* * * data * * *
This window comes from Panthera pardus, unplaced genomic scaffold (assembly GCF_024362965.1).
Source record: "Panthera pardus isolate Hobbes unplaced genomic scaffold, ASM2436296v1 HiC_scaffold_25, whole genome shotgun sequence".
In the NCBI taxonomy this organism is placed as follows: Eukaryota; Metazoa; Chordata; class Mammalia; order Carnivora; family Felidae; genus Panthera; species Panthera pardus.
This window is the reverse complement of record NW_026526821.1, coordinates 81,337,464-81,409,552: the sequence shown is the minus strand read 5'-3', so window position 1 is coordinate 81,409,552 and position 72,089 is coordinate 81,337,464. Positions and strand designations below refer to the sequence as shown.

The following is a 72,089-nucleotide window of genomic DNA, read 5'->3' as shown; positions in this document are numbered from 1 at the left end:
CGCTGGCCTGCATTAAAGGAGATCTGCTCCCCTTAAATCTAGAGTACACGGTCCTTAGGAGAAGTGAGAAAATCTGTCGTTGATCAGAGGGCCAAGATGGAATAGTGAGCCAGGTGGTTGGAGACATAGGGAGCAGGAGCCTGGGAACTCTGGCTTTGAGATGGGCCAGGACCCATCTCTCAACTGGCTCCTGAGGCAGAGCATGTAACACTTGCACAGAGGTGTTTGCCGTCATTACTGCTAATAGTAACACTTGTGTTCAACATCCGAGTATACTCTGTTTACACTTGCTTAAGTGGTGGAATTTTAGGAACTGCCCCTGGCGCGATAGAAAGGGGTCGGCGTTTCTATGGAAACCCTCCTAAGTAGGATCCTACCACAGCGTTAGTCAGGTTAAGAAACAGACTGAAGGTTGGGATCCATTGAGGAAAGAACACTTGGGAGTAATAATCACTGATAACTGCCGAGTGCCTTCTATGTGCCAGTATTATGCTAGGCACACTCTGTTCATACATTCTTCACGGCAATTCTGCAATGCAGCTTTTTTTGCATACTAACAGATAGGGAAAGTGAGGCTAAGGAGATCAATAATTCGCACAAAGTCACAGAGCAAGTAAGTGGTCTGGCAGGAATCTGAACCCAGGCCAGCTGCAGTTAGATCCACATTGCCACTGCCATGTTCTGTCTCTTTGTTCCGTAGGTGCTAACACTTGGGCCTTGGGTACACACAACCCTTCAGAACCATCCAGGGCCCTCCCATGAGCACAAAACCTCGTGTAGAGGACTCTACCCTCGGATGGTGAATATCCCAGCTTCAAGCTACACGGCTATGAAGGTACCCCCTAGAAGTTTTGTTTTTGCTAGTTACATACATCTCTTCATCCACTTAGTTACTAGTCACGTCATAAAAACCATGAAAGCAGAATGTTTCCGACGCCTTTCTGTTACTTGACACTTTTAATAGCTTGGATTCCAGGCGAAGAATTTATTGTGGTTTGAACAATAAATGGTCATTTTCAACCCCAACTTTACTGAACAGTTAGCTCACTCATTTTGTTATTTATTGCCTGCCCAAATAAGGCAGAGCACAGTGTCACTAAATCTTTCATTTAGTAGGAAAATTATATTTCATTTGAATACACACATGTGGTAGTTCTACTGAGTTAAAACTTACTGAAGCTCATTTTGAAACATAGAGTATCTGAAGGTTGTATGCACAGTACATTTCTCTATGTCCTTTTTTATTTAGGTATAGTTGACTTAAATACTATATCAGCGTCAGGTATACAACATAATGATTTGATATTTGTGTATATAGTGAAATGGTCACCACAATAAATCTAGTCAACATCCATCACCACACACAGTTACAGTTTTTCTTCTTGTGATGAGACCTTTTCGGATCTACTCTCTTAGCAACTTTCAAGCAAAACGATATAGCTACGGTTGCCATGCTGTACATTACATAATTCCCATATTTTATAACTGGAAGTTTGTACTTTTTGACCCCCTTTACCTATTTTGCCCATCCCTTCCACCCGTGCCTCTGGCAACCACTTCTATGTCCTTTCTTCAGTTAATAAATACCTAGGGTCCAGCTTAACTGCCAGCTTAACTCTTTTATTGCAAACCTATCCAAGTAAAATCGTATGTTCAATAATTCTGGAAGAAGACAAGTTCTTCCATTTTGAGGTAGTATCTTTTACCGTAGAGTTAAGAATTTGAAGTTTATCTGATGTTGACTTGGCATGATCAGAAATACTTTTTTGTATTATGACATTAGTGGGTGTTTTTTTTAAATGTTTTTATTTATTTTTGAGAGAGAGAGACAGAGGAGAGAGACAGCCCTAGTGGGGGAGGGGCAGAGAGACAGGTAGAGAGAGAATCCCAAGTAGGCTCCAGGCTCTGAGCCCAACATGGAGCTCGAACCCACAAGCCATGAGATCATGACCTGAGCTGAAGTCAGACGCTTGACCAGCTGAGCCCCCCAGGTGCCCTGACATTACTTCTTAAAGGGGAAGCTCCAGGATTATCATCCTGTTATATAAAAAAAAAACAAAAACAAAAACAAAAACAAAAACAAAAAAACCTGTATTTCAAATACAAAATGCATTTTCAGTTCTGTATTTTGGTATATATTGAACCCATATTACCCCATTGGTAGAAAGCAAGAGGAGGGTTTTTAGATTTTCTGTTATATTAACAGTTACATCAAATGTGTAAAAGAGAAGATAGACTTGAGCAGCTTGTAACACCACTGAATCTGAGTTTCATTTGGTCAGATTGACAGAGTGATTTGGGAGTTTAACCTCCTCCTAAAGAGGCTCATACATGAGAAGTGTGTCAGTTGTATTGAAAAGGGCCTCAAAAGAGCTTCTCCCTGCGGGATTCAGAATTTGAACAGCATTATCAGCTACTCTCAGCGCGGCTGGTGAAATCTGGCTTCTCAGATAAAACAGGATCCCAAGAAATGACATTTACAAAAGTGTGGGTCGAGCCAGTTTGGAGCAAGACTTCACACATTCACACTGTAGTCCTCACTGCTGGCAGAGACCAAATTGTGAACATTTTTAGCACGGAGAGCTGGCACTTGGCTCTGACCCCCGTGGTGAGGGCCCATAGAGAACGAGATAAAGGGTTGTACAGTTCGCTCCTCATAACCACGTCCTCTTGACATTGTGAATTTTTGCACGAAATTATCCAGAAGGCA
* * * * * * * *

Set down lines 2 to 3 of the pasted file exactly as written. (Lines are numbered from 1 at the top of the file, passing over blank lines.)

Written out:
Source record: "Panthera pardus isolate Hobbes unplaced genomic scaffold, ASM2436296v1 HiC_scaffold_25, whole genome shotgun sequence".
In the NCBI taxonomy this organism is placed as follows: Eukaryota; Metazoa; Chordata; class Mammalia; order Carnivora; family Felidae; genus Panthera; species Panthera pardus.